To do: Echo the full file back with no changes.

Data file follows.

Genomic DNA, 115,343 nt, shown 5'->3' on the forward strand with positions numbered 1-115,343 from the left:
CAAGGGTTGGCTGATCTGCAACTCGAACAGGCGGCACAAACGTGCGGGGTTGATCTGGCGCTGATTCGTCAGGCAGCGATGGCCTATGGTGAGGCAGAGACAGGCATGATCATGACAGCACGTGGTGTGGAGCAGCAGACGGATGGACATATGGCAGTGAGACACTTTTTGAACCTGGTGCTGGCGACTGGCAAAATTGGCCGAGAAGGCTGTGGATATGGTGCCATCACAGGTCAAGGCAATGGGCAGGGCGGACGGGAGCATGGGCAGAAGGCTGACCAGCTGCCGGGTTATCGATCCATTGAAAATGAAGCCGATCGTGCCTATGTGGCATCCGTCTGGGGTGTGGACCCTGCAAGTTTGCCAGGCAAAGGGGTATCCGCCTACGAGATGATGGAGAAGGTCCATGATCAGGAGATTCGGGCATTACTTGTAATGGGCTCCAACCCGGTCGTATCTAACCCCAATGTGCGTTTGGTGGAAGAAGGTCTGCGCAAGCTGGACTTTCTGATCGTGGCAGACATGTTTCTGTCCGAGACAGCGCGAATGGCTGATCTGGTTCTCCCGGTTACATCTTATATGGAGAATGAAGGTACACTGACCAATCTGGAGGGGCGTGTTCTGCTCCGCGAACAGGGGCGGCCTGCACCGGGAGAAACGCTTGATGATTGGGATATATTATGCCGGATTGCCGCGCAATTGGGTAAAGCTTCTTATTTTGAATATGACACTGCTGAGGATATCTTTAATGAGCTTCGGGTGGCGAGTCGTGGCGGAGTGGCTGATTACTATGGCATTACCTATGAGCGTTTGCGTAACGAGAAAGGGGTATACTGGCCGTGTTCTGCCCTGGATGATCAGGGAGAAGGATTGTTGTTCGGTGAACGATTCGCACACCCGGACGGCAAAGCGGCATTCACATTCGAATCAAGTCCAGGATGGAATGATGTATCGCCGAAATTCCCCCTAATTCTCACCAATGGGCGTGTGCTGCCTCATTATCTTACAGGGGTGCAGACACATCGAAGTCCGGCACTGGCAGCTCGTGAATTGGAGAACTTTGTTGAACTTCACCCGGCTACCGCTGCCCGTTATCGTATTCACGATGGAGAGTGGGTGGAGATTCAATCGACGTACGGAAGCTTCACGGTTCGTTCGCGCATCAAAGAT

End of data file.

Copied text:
Genomic DNA, 115,343 nt, shown 5'->3' on the forward strand with positions numbered 1-115,343 from the left:
CAAGGGTTGGCTGATCTGCAACTCGAACAGGCGGCACAAACGTGCGGGGTTGATCTGGCGCTGATTCGTCAGGCAGCGATGGCCTATGGTGAGGCAGAGACAGGCATGATCATGACAGCACGTGGTGTGGAGCAGCAGACGGATGGACATATGGCAGTGAGACACTTTTTGAACCTGGTGCTGGCGACTGGCAAAATTGGCCGAGAAGGCTGTGGATATGGTGCCATCACAGGTCAAGGCAATGGGCAGGGCGGACGGGAGCATGGGCAGAAGGCTGACCAGCTGCCGGGTTATCGATCCATTGAAAATGAAGCCGATCGTGCCTATGTGGCATCCGTCTGGGGTGTGGACCCTGCAAGTTTGCCAGGCAAAGGGGTATCCGCCTACGAGATGATGGAGAAGGTCCATGATCAGGAGATTCGGGCATTACTTGTAATGGGCTCCAACCCGGTCGTATCTAACCCCAATGTGCGTTTGGTGGAAGAAGGTCTGCGCAAGCTGGACTTTCTGATCGTGGCAGACATGTTTCTGTCCGAGACAGCGCGAATGGCTGATCTGGTTCTCCCGGTTACATCTTATATGGAGAATGAAGGTACACTGACCAATCTGGAGGGGCGTGTTCTGCTCCGCGAACAGGGGCGGCCTGCACCGGGAGAAACGCTTGATGATTGGGATATATTATGCCGGATTGCCGCGCAATTGGGTAAAGCTTCTTATTTTGAATATGACACTGCTGAGGATATCTTTAATGAGCTTCGGGTGGCGAGTCGTGGCGGAGTGGCTGATTACTATGGCATTACCTATGAGCGTTTGCGTAACGAGAAAGGGGTATACTGGCCGTGTTCTGCCCTGGATGATCAGGGAGAAGGATTGTTGTTCGGTGAACGATTCGCACACCCGGACGGCAAAGCGGCATTCACATTCGAATCAAGTCCAGGATGGAATGATGTATCGCCGAAATTCCCCCTAATTCTCACCAATGGGCGTGTGCTGCCTCATTATCTTACAGGGGTGCAGACACATCGAAGTCCGGCACTGGCAGCTCGTGAATTGGAGAACTTTGTTGAACTTCACCCGGCTACCGCTGCCCGTTATCGTATTCACGATGGAGAGTGGGTGGAGATTCAATCGACGTACGGAAGCTTCACGGTTCGTTCGCGCATCAAAGAT